An article written for the Workboat Association by Sue Allen of 4C Offshore Ltd
“Optimising current performance is the first stage. Excitingly, workboat operators in the offshore wind industry are leading on innovative vessel design. Investment in new hulls which improve seakeeping without sacrificing fuel consumption”
When the client is paying for fuel, there would seem to be little incentive to reduce fuel consumption, but this is not the case for workboat operators in the offshore wind sector. A report by 4C Offshore on ‘Greening the service vessel fleet’ shows that increasing pressure on competitiveness along with determination to deliver a quality service means a significant number of operators have introduced ways to reduce their operations’ environmental impact.
Some operators have invested in real-time vessel performance monitoring. Systems such as Reygar’s BareFLEET provides quantifiable data to optimise performance. Not only is the mechanical performance logged, but vessel motion and comfort, and impact on turbine foundations are just some of the other metrics being made available to vessel operators and their clients. While automated monitoring is not a requirement for contracts in the offshore wind industry, it is viewed favourably by clients as it provides an independent evaluation of performance for contract negotiations. This is important to offshore wind project developers and OEMs, including Ørsted, Siemens, and Vestas, all of whom have corporate agendas to improve the environmental performance of their own operations. It is not only about the environment. Every pound or euro saved on fuel is an addition to the profit margin. With 25- to 30-year lifespans, the savings could be considerable.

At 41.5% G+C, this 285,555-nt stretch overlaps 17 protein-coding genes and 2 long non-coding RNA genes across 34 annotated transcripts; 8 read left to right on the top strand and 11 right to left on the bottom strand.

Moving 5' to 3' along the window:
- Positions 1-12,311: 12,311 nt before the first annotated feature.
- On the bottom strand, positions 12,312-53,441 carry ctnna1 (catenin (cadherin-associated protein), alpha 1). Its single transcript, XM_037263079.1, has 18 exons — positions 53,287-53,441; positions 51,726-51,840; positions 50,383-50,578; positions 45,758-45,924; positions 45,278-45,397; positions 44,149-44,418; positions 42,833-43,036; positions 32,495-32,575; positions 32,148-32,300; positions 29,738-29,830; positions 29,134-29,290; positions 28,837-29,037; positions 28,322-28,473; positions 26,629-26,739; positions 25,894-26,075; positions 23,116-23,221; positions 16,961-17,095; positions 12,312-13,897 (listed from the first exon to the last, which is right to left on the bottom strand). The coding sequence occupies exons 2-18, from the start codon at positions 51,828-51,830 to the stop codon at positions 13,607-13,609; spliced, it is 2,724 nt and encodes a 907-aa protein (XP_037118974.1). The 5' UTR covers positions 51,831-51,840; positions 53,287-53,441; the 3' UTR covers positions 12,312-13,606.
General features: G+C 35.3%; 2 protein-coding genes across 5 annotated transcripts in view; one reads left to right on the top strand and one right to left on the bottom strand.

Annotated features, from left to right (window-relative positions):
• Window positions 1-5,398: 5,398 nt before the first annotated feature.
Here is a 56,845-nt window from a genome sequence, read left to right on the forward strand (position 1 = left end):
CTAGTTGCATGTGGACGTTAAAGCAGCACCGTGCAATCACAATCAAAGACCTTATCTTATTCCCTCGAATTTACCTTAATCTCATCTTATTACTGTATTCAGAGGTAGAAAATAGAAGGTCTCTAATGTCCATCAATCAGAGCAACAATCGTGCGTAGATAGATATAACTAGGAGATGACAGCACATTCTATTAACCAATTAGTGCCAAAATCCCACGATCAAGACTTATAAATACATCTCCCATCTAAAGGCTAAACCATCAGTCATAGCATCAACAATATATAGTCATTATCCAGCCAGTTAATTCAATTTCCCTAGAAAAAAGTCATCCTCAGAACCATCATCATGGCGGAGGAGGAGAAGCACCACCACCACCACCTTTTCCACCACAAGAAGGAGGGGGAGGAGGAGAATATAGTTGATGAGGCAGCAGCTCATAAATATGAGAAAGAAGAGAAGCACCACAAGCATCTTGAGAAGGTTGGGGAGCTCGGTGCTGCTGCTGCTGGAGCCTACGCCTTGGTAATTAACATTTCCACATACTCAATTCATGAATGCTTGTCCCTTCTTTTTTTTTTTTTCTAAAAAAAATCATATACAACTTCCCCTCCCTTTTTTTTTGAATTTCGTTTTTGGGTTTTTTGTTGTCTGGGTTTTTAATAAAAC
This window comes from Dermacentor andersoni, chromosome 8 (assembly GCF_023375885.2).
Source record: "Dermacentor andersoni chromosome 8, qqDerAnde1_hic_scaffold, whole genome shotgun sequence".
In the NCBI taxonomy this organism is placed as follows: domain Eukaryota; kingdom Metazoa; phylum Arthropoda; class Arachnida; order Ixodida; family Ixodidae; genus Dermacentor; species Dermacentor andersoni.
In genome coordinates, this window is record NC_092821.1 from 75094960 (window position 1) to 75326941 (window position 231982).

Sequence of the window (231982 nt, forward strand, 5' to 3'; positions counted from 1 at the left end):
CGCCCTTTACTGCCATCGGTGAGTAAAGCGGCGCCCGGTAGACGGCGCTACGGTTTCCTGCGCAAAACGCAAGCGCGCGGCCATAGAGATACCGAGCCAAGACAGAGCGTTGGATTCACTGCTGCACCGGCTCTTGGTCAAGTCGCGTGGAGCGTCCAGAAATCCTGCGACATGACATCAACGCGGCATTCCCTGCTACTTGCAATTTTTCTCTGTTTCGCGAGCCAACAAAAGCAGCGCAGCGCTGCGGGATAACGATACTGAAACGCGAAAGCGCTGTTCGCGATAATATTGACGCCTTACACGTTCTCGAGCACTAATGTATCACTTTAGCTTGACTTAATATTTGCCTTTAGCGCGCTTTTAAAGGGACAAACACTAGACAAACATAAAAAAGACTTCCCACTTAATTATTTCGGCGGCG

Optimising current performance is the first stage. Excitingly, workboat operators in the offshore wind industry are leading on innovative vessel design. Investment in new hulls which improve seakeeping without sacrificing fuel consumption is ongoing: Mainprize Offshore, Windcat Workboats, World Marine Offshore, and Northern Offshore Services are just a few companies that have already delivered new vessels meeting these criteria in the last few years.
And it doesn’t stop there. This year will see six vessels with hybrid options entering the market. CWind has gone one step further. Its new vessel, to be launched in June, will be a Surface Effect Ship (SES) with hybrid power. SES vessels are not new but are relatively new to offshore wind, currently there are only three SES vessels in the global fleet.
Fully electric vessels are still confined to other sectors such as ferries and port tenders, but one operator, Leo Hambro of Tidal Transit, has carried out a feasibility study. It supports the viability of converting an existing CTV to battery power with an electric vessel, delivering like for like performance compared to diesel. While electric may not suit every wind farm location, there are plenty of existing nearshore sites and some new sites currently under construction, which could be candidates.
The future could bring increased use of alternative fuels. The falling price of electricity from offshore wind is potentially opening up opportunities in hydrogen production, making it more readily available for use in shipping. Windcat Workboats is currently finalising the design of Hydrocat 1, which will use hydrogen in its fuel mix and will be first CTV in the market to use hydrogen as a fuel. The vessel already has a charter in place with Vattenfall, working on Hollandse Kust Zuid Holland I and II in 2022. Hydrogen could also be used to generate electrical power via a fuel cell, as can ammonia. Both fuels are potential alternatives to carbon-based fuels.
So, is it worth it?
The shipping industry reportedly accounts for around 3% of annual global green-house emissions. While this may be a small amount and the contribution from crew transfer and service operations vessels even less significant, the steps being taken by offshore wind service vessel operators are important. They are providing case studies and research opportunities whilst working in a highly competitive, commercial, and physically demanding environment. While reducing fuel consumption often starts with a need to cut costs, there is an undeniable desire among operators to lead the way in greening the service vessel fleet.